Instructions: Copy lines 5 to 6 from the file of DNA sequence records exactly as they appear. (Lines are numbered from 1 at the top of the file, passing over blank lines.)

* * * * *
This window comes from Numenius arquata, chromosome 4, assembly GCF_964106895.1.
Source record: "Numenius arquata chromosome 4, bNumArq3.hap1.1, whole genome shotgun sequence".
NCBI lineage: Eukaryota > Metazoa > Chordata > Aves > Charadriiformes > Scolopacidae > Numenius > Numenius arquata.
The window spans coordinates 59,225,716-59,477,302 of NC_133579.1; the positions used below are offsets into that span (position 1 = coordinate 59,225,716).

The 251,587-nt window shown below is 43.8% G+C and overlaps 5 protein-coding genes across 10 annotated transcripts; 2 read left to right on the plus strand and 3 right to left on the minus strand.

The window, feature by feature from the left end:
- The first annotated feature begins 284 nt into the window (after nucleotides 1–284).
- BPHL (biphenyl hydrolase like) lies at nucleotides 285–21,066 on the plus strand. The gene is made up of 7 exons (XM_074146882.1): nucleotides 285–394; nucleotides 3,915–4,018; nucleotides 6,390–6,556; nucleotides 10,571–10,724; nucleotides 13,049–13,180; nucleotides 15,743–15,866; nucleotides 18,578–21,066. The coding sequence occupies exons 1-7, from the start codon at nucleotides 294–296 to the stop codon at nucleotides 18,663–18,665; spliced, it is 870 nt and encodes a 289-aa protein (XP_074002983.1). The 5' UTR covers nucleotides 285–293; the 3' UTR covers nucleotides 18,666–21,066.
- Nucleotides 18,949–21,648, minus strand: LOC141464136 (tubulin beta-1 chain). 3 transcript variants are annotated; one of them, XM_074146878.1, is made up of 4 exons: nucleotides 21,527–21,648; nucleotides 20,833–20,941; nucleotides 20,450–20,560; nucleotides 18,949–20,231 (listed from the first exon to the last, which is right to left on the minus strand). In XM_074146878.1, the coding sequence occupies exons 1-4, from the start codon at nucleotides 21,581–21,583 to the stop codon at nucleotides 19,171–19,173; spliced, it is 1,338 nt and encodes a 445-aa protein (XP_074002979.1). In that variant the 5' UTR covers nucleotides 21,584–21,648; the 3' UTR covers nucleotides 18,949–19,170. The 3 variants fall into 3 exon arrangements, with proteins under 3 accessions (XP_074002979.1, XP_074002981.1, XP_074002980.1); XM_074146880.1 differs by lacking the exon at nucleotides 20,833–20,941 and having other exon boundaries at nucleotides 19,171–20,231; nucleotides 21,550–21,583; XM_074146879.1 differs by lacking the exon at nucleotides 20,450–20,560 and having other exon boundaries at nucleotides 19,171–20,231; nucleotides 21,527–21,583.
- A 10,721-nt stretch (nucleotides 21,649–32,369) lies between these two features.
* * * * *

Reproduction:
The 251,587-nt window shown below is 43.8% G+C and overlaps 5 protein-coding genes across 10 annotated transcripts; 2 read left to right on the plus strand and 3 right to left on the minus strand.

The window, feature by feature from the left end: